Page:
Insect-based burgers: Malaysian firm switches to ‘proteinisation’ strategy to emulate Impossible Foods’ success

By Pearly Neo contact

- Last updated on GMT

Malaysian insect-protein firm Ento has opted to shift its food production focus from whole-insect snacks to a ‘proteinisation’ focus in the hope of increasing consumer acceptability and encouraging mass consumption. ©Ento
Malaysian insect-protein firm Ento has opted to shift its food production focus from whole-insect snacks to a ‘proteinisation’ focus in the hope of increasing consumer acceptability and encouraging mass consumption. ©Ento

Related tags: Insect, alternative protein, Malaysia

Malaysian insect-protein firm Ento has opted to shift its food production focus from whole-insect snacks to a ‘proteinisation’ focus in the hope of increasing consumer acceptability and encouraging mass consumption.

According to Ento Founder and CEO Kevin Wu, the firm first started out in Malaysia with a range of roasted crickets and larvae as snack items, but the challenge was – and still is – getting new consumers to even try these.

“When we first launched the roasted snack products, we found that maybe only three out of every 10 people were willing to try these, much less buy them, and that’s when we realized it was very much an uphill challenge to change people’s dietary habits and adopt new ones,”​ Wu told FoodNavigator-Asia​.

“So we’ve acknowledged these challenges, and listened to consumer feedback for more mass market products, and so have moved to focus on powderised formats – this means we ‘proteinise’ regular products such as granola, cookies, bread, cake and so on with cricket powder to raise the protein content.

“Since then we’ve found that at least seven out of 10 consumers are willing to at least try these, so the acceptability has definitely increased.”

This does not mean that Ento is giving up on its whole-insect snacks, as Wu believes there still remains a market for these and there are still consumers who take these as direct snacks or as added toppings on dishes to add protein, but just that Ento will not be developing this range further for now.

“High protein is the main focus anyway, and we are much higher in protein than any other snack out there. This can be achieved via the proteinisation approach too – for example our granolas contain around two times the protein content found in Amazin’ Grace granola, which is one of the healthiest niche granolas out there and has 11% to 12% protein content,”​ he said.

“We are also currently developing an Ento burger patty with a two-star Michelin chef in Singapore, which will be infused with our cricket protein. The patty will also contain plant-based ingredients, and the chef will be working on the spices and ingredients formulation to make sure it is tasty.

“The reason we’re looking at a burger patty is very much because we were inspired by the success of companies such as Impossible Foods, which have grown so rapidly based on their burger patty – we definitely hope to emulate and replicate this success [in the insect-based protein space].”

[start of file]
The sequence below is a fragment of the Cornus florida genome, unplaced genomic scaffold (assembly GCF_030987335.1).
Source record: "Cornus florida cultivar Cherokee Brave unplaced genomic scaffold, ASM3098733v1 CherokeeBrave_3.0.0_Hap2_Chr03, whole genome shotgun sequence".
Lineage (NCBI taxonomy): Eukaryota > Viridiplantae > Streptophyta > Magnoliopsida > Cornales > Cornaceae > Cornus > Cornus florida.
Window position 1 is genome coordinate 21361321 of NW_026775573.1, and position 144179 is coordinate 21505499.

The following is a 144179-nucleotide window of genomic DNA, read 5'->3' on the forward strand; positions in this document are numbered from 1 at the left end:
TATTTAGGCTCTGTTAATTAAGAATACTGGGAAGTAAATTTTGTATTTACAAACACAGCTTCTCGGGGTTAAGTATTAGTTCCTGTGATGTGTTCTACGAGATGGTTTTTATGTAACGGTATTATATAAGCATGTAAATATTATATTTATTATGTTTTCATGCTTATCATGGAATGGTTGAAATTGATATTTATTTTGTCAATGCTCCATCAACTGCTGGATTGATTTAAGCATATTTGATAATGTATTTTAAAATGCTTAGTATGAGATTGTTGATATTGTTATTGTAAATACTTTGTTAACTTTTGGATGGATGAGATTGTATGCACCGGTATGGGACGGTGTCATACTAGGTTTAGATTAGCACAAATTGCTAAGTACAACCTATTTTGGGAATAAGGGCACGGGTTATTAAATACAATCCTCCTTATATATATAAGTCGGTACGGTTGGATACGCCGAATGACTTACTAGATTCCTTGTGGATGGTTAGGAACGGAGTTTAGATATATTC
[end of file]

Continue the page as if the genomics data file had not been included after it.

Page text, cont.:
The Ento burger patty is expected to be released early to mid-2021, but the firms other insect-based snacks are found on all major online platforms as well as select health food stores. In Malaysia, the snacks go for RM9.90 (US$2.39) per 25g pack crickets, 50g pack larvae or 100g pack granola bites, whereas cricket protein powder is RM29.90 (US$7.21).

Target audience

Ento mainly hopes to appeal to younger consumers, particularly millennials and Gen Z’s, in order to change food habits as early as possible, and expects that its key consumer demographic will be urban, highly educated millennials in developed countries with health, nutrition and sustainability priorities.

“We are the market leader in terms of insect food products in Malaysia, Singapore and Indonesia, small though the market is, and have just sent our first shipment over to Amazon US, which will give us access to a huge market,”​ said Wu.

“Over the next three to six months, we definitely also hope to enter Amazon Europe and Japan. One of our main advantages over existing products, especially in Western markets, is that we are definitely cheaper due to how our cost structure is set up here.”

Fundraising from the masses

When it comes to fundraising, as opposed to the usual VC route that most start-ups go for, Wu has opted to employ a much less-used method called an Equity Funding Campaign (ECF), which essentially involves sourcing for funds from the average person.

“In this region, we found that the VC route was not sufficient for food tech firms in this particular area, so thought that we’d go by the retail route to open up access to our consumers and fans to become ‘retail investors’,”​ he said,

“What this means is that if a public or retail investor invests in us through the Fundnel platform, they will get shares in the company – and with these funds we will be able to grow the company, increase production and distribution, increase revenue and eventually give capital appreciation on these shares.”

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